# Thread: [SOLVED] when integrating by method of substitution for a definite integral,answer di

1. ## [SOLVED] when integrating by method of substitution for a definite integral,answer di

I am integrating sin(squared)x cosx. With upper limit 2pi/3 and lower limit 0.
i get Answer = 3/8.

But when I substitute u = sinx, i get answer = 7/24.

Why is this?

I don't think I made any mistakes...

2. Originally Posted by Aerospank
I am integrating sin(squared)x cosx. With upper limit 2pi/3 and lower limit 0.
i get Answer = 3/8.

But when I substitute u = sinx, i get answer = 7/24.

Why is this?

I don't think I made any mistakes... *
$\displaystyle \int_0^{\frac{2\pi}{3}}\sin^2(x)\cos(x)$. Let $\displaystyle z=\sin(x)\implies dz=\cos(x) dx$. So then our integral is equivalent to $\displaystyle \int_{\sin(0)}^{\sin\left(\frac{2\pi}{3}\right)}z^ 2\text{ }dz=\frac{\sqrt{3}}{8}$.

3. Originally Posted by Drexel28
$\displaystyle \int_0^{\frac{2\pi}{3}}\sin^2(x)\cos(x)$. Let $\displaystyle z=\sin(x)\implies dz=\cos(x) dx$. So then our integral is equivalent to $\displaystyle \int_{\sin(0)}^{\sin\left(\frac{2\pi}{3}\right)}z^ 2\text{ }dz=\frac{\sqrt{3}}{8}$.
That is incorrect...this is the original question:
Mathass.jpg picture by Aerospank - Photobucket

4. Originally Posted by Aerospank
That is incorrect...this is the original question:
Mathass.jpg picture by Aerospank - Photobucket

No, actually, Drexel is correct:

$\displaystyle \int_{0}^{sin(\frac{2 \pi }{3})} z^2 ~ dz = \int_{0}^{\frac{\sqrt{3}}{2}} z^2 ~ dz = (\frac{\sqrt{3}}{2})^3 \cdot \frac{1}{3}$ $\displaystyle = \frac{3 \cdot \sqrt{3}}{8} \cdot \frac{1}{3} = \frac{\sqrt{3}}{8}$

Perhaps next time you should bother to see that you're actually posting the correct integral (you posted $\displaystyle \int sin^2(x)cos(x)$ while it is, in your page, $\displaystyle \int cos^2(x)sin(x)$)...

Also, it is not necessarily correct that $\displaystyle cosx = \sqrt{1-sin^2x}$ since, depending on the angle, it could also be that $\displaystyle cosx = -\sqrt{1-sin^2x}$ - the first is correct for $\displaystyle 2(k-1)\pi \leq x \leq \frac{k}{2}\pi, ~\frac{3k}{4}\pi \leq x \leq 2k\pi$ while the second is correct for $\displaystyle k\pi \leq x \leq \frac{3k}{4}\pi$.
This is apparently the mistake they wanted you to find out in that excersize (I really can't figure out if this is it since there are so many mistakes regardless).

Also, after claiming that $\displaystyle cos(x) = \sqrt{1-sin^2x}= \sqrt{1-u^2}$ they substitute it back into $\displaystyle cos^2x\cdot sinx$ as $\displaystyle u\sqrt{1-u^2}$ while if the first claim were true, the substitution would result in $\displaystyle u(1-u^2)$.

So there are two mistakes here. I can't tell if they are intentional or not (this text seems very low quality), but it seems as if they wanted you to note that the first fact I pointed out is what causes the different result.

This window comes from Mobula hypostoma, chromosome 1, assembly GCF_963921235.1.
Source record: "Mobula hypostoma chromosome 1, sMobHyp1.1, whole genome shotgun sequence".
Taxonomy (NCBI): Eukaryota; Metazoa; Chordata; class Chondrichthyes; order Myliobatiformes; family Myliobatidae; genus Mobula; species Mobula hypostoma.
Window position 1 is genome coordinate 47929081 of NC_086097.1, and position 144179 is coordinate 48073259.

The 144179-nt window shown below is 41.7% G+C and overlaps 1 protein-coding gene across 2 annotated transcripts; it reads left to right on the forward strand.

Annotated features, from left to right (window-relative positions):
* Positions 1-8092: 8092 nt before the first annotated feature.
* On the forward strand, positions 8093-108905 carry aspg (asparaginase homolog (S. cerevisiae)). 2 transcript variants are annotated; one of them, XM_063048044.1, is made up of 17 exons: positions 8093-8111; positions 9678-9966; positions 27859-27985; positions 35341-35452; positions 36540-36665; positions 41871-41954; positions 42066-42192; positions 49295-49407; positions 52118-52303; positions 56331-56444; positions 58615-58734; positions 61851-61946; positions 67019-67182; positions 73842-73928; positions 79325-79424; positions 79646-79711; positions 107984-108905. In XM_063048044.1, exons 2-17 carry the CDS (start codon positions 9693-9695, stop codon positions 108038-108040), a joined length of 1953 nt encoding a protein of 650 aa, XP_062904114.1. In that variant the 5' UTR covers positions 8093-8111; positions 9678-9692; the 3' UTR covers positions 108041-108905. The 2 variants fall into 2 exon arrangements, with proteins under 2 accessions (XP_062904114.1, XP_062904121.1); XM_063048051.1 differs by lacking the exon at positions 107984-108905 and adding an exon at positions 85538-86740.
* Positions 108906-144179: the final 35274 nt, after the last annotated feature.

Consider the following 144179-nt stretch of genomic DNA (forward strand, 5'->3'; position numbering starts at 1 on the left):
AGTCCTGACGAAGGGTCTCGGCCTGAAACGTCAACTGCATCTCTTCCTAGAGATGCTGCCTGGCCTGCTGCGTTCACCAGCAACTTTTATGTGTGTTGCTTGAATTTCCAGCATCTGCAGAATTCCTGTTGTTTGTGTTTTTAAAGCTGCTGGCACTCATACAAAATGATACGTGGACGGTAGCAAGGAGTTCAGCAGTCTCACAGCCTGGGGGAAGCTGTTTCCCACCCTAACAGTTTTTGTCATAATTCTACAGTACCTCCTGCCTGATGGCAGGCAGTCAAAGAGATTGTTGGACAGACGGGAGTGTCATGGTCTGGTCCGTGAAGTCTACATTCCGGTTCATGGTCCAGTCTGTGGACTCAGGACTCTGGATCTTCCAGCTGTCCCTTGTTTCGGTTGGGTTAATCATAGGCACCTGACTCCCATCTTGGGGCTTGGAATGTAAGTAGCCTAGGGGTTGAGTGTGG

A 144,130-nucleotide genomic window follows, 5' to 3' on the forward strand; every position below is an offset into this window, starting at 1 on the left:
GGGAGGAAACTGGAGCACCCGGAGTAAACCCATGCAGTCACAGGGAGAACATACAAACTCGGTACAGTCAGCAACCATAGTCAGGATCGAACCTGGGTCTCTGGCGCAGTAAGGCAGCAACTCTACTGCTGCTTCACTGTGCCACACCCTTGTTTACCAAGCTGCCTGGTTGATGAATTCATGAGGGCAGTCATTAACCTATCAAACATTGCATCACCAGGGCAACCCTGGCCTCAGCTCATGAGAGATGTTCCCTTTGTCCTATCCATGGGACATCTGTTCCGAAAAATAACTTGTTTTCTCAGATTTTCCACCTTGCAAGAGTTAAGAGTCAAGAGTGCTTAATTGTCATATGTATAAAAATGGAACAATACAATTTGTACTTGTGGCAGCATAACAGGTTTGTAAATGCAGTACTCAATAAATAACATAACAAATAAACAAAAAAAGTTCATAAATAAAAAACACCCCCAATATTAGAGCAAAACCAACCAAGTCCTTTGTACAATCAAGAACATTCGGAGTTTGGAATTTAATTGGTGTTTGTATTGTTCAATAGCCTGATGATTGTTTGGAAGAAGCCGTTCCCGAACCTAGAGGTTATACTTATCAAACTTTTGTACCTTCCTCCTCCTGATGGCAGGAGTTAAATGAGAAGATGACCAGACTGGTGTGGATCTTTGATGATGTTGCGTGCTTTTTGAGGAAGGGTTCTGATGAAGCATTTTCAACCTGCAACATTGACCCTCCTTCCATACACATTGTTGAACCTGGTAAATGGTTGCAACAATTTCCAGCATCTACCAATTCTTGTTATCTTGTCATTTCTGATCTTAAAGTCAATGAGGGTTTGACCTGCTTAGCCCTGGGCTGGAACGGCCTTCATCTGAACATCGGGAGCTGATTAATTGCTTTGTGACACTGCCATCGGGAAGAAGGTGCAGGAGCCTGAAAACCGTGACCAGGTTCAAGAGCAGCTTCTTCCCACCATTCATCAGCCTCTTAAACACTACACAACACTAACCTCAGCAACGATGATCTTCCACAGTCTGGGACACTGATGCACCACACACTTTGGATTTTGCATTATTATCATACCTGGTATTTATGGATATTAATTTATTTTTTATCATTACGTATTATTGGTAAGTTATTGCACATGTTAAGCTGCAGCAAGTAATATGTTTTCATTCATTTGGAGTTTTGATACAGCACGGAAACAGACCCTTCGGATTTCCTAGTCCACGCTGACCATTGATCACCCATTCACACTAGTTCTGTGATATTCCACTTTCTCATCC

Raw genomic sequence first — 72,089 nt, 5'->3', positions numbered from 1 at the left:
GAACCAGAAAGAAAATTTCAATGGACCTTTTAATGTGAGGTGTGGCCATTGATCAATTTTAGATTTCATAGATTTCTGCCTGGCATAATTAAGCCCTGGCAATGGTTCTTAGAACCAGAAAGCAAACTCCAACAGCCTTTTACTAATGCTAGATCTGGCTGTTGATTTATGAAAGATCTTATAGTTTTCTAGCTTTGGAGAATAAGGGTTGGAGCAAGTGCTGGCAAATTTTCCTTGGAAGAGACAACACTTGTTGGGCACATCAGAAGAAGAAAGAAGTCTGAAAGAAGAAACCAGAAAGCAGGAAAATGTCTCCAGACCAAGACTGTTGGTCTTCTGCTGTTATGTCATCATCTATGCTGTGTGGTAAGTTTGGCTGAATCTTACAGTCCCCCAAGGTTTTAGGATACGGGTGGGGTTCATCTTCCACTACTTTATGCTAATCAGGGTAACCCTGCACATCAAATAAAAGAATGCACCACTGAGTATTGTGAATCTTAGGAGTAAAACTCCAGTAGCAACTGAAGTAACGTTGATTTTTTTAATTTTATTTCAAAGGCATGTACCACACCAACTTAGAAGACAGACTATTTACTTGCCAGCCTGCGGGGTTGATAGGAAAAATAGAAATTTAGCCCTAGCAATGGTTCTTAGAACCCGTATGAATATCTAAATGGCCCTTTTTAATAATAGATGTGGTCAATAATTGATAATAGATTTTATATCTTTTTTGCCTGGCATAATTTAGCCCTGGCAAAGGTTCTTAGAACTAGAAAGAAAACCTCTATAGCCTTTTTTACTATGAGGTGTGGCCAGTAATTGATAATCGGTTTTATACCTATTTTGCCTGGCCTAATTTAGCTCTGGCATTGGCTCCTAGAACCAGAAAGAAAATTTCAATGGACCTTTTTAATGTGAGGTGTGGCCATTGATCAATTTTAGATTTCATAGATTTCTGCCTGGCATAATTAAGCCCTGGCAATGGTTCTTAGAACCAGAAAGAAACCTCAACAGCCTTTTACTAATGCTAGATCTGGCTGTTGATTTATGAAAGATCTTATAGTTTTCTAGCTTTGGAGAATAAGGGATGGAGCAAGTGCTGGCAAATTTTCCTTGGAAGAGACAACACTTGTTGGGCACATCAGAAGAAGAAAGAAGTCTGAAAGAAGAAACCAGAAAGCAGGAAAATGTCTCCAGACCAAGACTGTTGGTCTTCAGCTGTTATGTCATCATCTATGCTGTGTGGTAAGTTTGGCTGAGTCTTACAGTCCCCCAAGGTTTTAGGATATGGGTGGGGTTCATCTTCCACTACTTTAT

This one is another great example of why you should post the whole question and not just parts of it.

5. Originally Posted by Defunkt
No, actually, Drexel is correct:

$\displaystyle \int_{0}^{sin(\frac{2 \pi }{3})} z^2 ~ dz = \int_{0}^{\frac{\sqrt{3}}{2}} z^2 ~ dz = (\frac{\sqrt{3}}{2})^3 \cdot \frac{1}{3}$ $\displaystyle = \frac{3 \cdot \sqrt{3}}{8} \cdot \frac{1}{3} = \frac{\sqrt{3}}{8}$

Perhaps next time you should bother to see that you're actually posting the correct integral (you posted $\displaystyle \int sin^2(x)cos(x)$ while it is, in your page, $\displaystyle \int cos^2(x)sin(x)$)...

Also, it is not necessarily correct that $\displaystyle cosx = \sqrt{1-sin^2x}$ since, depending on the angle, it could also be that $\displaystyle cosx = -\sqrt{1-sin^2x}$ - the first is correct for $\displaystyle 2(k-1)\pi \leq x \leq \frac{k}{2}\pi, ~\frac{3k}{4}\pi \leq x \leq 2k\pi$ while the second is correct for $\displaystyle k\pi \leq x \leq \frac{3k}{4}\pi$.
This is apparently the mistake they wanted you to find out in that excersize (I really can't figure out if this is it since there are so many mistakes regardless).

Also, after claiming that $\displaystyle cos(x) = \sqrt{1-sin^2x}= \sqrt{1-u^2}$ they substitute it back into $\displaystyle cos^2x\cdot sinx$ as $\displaystyle u\sqrt{1-u^2}$ while if the first claim were true, the substitution would result in $\displaystyle u(1-u^2)$.

So there are two mistakes here. I can't tell if they are intentional or not (this text seems very low quality), but it seems as if they wanted you to note that the first fact I pointed out is what causes the different result.

This one is another great example of why you should post the whole question and not just parts of it.
Thank you so much. I will be careful in posting the correct question next time.

To Drexel: Sorry..and thanks for your kindness to help.

6. Originally Posted by Defunkt

Also, after claiming that $\displaystyle cos(x) = \sqrt{1-sin^2x}= \sqrt{1-u^2}$ they substitute it back into $\displaystyle cos^2x\cdot sinx$ as $\displaystyle u\sqrt{1-u^2}$ while if the first claim were true, the substitution would result in $\displaystyle u(1-u^2)$.
ah, the result is $\displaystyle u\sqrt{1-u^2}$ because if you think of it, du = cosx dx. therefore dx = du/cosx. When substituting only this 'dx' expression in the integral at first, one of the cosx cancels out.

7. That is correct, my bad. However, the mistake is where they used $\displaystyle cosx=\sqrt{1-sin^2x}$.

As you can see here, using $\displaystyle cosx = -\sqrt{1-sin^2x}$ in the second quadrant gives us the correct result.